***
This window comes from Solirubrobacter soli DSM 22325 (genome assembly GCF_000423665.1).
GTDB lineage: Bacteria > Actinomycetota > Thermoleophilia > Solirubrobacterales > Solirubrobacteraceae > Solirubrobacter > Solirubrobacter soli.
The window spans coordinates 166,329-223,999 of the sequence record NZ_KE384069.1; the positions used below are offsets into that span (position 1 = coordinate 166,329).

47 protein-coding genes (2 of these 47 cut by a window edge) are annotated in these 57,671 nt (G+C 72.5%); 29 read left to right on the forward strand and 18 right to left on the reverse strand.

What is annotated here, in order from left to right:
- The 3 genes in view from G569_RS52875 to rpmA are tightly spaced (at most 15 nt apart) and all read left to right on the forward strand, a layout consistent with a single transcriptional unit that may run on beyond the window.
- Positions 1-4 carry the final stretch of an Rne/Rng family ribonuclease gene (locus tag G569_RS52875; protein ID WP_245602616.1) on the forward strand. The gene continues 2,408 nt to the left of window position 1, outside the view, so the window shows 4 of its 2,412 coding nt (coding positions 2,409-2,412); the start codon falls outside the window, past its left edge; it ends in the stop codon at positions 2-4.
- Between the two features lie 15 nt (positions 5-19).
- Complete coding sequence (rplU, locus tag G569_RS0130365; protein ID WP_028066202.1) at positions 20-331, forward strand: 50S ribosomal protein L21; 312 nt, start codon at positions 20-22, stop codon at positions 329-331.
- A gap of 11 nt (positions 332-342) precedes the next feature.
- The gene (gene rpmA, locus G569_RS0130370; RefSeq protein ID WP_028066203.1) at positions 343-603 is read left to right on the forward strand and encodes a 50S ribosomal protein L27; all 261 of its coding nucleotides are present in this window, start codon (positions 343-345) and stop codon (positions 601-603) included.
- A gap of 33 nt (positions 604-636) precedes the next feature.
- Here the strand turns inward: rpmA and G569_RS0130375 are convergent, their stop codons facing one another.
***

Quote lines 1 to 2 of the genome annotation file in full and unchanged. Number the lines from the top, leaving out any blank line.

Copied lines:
This window comes from Solirubrobacter soli DSM 22325 (genome assembly GCF_000423665.1).
GTDB lineage: Bacteria > Actinomycetota > Thermoleophilia > Solirubrobacterales > Solirubrobacteraceae > Solirubrobacter > Solirubrobacter soli.